Analysis of billions of Twitter words reveals how American English develops

Linguists and geographers analysed 8.9 billion words in 980 million Tweets

New words in American English tend to develop in five regional linguistic ‘hotspots’ before spreading across the United States and beyond, a new study reveals.

Linguists and geographers analysed 8.9 billion words contained within 980 million Tweets posted across the United States between 2013 and 2014 to identify the regions from which new words tend to originate.

Led by Professor Jack Grieve, from the Centre for Corpus Research at the University of Birmingham, researchers used advanced computer technology to analyse the geocoded Tweets which revealed the precise longitude and latitude of the user at the time of posting.

They tracked the origin of 54 newly emerging words in American English. For example, they found that the word ‘baeless’, which mean ‘to be single’, originated from Deep South, while the word ‘mutuals’, which is short for ‘mutual friends’, originated from the West Coast.

Geo-coded data from Twitter allowed them to create maps for these 54 words, showing how the phrases had spread across the country over time.

Applying modern computational techniques to the study of language variation and change, the team identified that development of new words in Modern American English centred on five regions: The West Coast, the Northeast, the Mid Atlantic, the Deep South, and the Gulf Coast.

Professor Grieve commented: “This is the first time that such a large sample of emerging words or any type of linguistic innovation has been mapped in one language. Twitter is only one variety of language, but given that almost all these words are used in everyday speech, we believe our results reflect the words’ general spread in American English.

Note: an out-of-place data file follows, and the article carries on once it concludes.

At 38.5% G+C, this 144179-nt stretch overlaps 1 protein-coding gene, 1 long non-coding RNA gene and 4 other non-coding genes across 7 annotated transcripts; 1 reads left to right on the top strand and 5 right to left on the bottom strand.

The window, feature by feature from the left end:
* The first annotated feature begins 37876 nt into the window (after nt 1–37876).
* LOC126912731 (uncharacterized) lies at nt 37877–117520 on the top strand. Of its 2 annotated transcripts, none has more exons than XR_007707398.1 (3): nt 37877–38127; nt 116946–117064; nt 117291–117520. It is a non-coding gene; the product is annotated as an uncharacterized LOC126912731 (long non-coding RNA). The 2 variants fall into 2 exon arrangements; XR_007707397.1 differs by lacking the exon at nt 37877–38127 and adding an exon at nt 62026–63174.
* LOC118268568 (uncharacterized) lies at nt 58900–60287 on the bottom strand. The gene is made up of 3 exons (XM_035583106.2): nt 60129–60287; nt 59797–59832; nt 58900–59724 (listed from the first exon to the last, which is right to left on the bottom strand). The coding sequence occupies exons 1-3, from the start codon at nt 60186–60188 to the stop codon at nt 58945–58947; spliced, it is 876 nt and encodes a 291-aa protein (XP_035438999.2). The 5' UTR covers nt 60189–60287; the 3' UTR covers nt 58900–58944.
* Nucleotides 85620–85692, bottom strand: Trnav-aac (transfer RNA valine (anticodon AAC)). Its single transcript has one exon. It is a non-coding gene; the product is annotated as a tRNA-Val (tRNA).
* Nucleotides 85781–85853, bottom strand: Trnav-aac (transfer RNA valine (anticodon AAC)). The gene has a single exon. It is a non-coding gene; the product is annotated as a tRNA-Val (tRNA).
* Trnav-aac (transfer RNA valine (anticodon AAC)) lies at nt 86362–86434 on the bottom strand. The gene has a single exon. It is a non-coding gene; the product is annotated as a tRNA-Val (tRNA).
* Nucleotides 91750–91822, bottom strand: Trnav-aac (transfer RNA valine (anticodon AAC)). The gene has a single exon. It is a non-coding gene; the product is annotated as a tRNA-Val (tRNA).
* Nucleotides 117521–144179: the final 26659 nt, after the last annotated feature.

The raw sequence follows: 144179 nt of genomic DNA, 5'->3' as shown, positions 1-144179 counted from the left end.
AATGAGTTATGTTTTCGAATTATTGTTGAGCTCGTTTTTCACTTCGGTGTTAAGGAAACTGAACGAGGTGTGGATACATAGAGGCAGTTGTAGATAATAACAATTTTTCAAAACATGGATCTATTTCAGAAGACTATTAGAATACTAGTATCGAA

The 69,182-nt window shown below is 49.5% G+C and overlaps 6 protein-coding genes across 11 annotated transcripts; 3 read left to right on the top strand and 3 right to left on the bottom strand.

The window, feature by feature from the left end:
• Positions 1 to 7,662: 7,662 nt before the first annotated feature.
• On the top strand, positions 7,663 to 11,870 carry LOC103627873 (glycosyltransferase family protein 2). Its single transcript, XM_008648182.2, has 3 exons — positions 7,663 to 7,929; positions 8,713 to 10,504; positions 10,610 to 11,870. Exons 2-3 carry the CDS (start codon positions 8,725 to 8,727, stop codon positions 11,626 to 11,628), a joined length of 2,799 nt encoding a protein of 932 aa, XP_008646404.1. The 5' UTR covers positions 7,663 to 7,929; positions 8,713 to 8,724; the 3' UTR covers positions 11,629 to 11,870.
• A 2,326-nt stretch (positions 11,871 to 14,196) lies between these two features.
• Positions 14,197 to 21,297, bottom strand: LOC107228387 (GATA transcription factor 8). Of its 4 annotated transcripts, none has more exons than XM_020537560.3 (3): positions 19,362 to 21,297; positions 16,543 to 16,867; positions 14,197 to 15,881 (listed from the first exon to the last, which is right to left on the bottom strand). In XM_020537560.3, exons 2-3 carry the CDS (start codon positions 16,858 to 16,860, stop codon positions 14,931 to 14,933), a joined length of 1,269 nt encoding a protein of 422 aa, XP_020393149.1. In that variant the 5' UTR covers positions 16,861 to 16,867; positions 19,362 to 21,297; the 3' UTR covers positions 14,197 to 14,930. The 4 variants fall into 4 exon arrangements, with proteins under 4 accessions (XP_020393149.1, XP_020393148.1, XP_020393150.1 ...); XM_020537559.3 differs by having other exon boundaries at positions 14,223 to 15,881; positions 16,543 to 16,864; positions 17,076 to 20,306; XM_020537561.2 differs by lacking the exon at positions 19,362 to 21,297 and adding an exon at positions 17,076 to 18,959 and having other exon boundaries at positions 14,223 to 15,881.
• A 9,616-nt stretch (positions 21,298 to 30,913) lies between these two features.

“Our study provides a framework for future research by showing how the origin and spread of emerging words can be measured and mapped. Linguistics is shifting from a social science to a data science, where linguists are increasingly analysing massive amounts of natural language harvested online.

“This is allowing us to pursue new research questions that would have been impossible to investigate just a few years ago. We can analyse in very fine detail how language changes over short periods of time and understand the processes through which languages evolve - one of the most challenging questions in science.”

The researchers’ findings also challenge existing theories of the spread of new words. They show that new words do not simply spread out unconstrained from their source, nor do they spread from one large city to the next, as predicted by previously developed theories for the spread of new words, known as the ‘wave’ and ‘gravity’ models.

Instead, the study found the spread of new words is constrained by cultural patterns. New words tend to spread within cultural regions, before reaching the rest of the United States. It also found that African American English was a major source of lexical innovation on US Twitter.

Professor Grieve is speaking about the team’s research at the New Ways of Analyzing Variation (NWAV) conference held at New York University from October 18 to 21. He will focus on how these words spread just in New York City over the time period in question, as well as delivering a workshop on 'computational sociolinguistics'.

ENDS

For more information, please contact:
Tony Moran, International Communications Manager, University of Birmingham on +44 (0) 121 414 8254 or +44 (0)782 783 2312. For out-of-hours enquiries, please call +44 (0) 7789 921 165.

Notes to editors

  • The University of Birmingham is ranked amongst the world’s top 100 institutions. Its work brings people from across the world to Birmingham, including researchers, teachers and more than 6,500 international students from over 150 countries.
  • The full paper, which was published this month by the Journal of English Linguistics, can be viewed here: https://doi.org/10.1177/0075424218793191 Please feel free to include this link to the research paper in any online articles.